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Preaching for Chapel


Below I will include the text of the message I was supposed to preach yesterday. That was before I got influenza but one of the senior missionary-teachers graciously canceled my preaching for yesterday because she new coming back to work this week would be a beast.

I rely on the daily lectionary for preaching for chapel at Luther High School. I populated a topical list pretty quickly after coming here but I always read the daily texts first and see if the Holy Spirit might give some Word from the written Words and so far she always has.

It takes me a while to prepare a message, even though I need to keep it to three and half minutes and I usually have to shave stuff off to make it fit. The time we are given to preach is seven minutes but we usually preach in English and it gets translated by Japanese co-teacher or a Japanese student with assistance from a Japanese teacher.

I preached in Japanese once and it took about twelve and a half hours to prepare a seven minute message. I may do it again, but for now I am glad I did it that once.

So here is the message I was going to preach that I will likely give later this year:

Text: Genesis 49:1-2, 22-26

Then Jacob called for his sons and said: “Gather around so I can tell you what will happen to you in days to come.

Then Jacob called for his sons and said: “Gather around so I can tell you what will happen to you in days to come. 

“Assemble and listen, sons of Jacob;
    listen to your father Israel“

Joseph is a fruitful vine,
    a fruitful vine near a spring,
    whose branches climb over a wall.
 With bitterness archers attacked him;
    they shot at him with hostility.
But his bow remained steady,
    his strong arms stayed limber,
because of the hand of the Mighty One of Jacob,
    because of the Shepherd, the Rock of Israel,
 because of your father’s God, who helps you,
    because of the Almighty, who blesses you
with blessings of the skies above,
    blessings of the deep springs below,
    blessings of the breast and womb.
Your father’s blessings are greater
    than the blessings of the ancient mountains,
    than the bounty of the age-old hills.
Let all these rest on the head of Joseph,
    on the brow of the prince among his brothers.


Title: God Will Bring the Increase

I moved to Fukushima when I was twenty-four years old. It was my second time living in Japan and I was excited to be back in Japan. My first year there, however, was very hard. I came with the hope and promise of community, but I could not find good community at first. Working in Japan was much more difficult than being a student. I felt isolated and alone. I began to lose my trust in God, and I began to get bitter.

            My first winter in Fukushima I got sick for ninety days. During that time God confronted me with my lack of trust and brought me back into fellowship with him. It was during a prayer time after that, that I heard the voice of the Holy Spirit say, trust me to supply for every place you feel lack. I said yes, I will trust you. Within one month I was already starting to make close friends, and everything seemed to be changing.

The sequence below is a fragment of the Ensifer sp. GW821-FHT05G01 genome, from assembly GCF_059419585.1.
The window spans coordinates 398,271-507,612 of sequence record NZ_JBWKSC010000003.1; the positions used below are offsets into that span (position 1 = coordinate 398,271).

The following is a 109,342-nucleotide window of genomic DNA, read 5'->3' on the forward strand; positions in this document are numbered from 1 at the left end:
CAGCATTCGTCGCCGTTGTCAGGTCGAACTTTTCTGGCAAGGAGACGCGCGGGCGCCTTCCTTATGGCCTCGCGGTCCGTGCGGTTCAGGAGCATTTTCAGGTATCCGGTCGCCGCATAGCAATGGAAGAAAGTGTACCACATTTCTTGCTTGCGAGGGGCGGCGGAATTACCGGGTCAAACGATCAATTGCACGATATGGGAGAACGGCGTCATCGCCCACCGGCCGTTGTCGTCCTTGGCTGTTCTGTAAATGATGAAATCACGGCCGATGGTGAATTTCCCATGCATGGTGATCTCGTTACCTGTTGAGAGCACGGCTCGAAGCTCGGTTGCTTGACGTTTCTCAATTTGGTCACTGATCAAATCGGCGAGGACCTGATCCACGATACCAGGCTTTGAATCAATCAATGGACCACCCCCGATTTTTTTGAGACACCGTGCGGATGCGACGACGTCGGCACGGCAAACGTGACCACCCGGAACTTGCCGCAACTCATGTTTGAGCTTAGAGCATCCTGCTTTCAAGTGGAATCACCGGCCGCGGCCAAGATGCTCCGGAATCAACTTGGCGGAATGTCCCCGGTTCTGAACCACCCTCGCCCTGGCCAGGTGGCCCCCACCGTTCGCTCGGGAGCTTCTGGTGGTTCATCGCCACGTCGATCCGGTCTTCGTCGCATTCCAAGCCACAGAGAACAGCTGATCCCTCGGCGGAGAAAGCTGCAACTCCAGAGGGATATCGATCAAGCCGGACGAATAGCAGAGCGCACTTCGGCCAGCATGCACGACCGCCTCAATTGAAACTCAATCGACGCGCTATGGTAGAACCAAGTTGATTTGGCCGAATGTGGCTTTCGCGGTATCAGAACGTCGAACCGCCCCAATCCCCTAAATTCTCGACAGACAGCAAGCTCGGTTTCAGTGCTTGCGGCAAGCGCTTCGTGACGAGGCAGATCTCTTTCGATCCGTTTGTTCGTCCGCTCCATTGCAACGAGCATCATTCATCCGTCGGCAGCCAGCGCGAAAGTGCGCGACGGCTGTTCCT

We all have a time where reality does not meet our expectations. We have dreams that seem to crash to the ground. We don’t get the grade we want. We don’t seem to fit in the group of friends we had hoped to belong to. We don’t go to the college of our first choice.

            In Proverbs 13: 12 it says, hope deferred makes the heart sick but a longing fulfilled is a tree of life. Today we heard about a man named Joseph. When he was young, he had a dream that he would become a king and even his father and brothers would bow down to him. This dream was from God, but his brothers hated him because he said this. They plotted to kill him but instead sold him into slavery in Egypt. There Joseph was successful at first but became a prisoner through a lie someone told about him. You can read more about his story in the book of Genesis, and it’s very interesting but I will only say now that one day his dream came true. Even though he became a slave first, and then a prisoner, Joseph became a ruler in Egypt and his father and brothers bowed down to him.

            So, Joseph was a fruitful vine growing near a stream and climbing a wall. I’m telling you right now that if you live in God you will be fruitful. There are many obstacles in your life, many walls. Tough relationships, homework, sports practice, music practice, the requests from parents, tests, and entrance examinations just to name a few. Sometimes you get sick, sometimes someone you love closely gets really sick. These walls can feel like they get in the place of life but they actually are building strength in you so you can climb over the walls and into the dream God has for your life. People may attack you; they may say mean things to you or mean things behind your back, but you stand your ground because God is going to help you. God is the rock that gives you a firm place to stand and prepare your life. God is also the shepherd who guides you through the questions of life. You have a lot of things to do but only God can make you grow. The miracle of life and growth are mysteries that work by God’s power. God will bless you. He doesn’t want you to just survive but to thrive!            

We are a people who live in light of God’s promise. This promise came to Joseph and it comes to us through Jesus Christ who is the True Vine. If we live in him and let him live in us, we will have fruitful, abundant lives. We will thrive.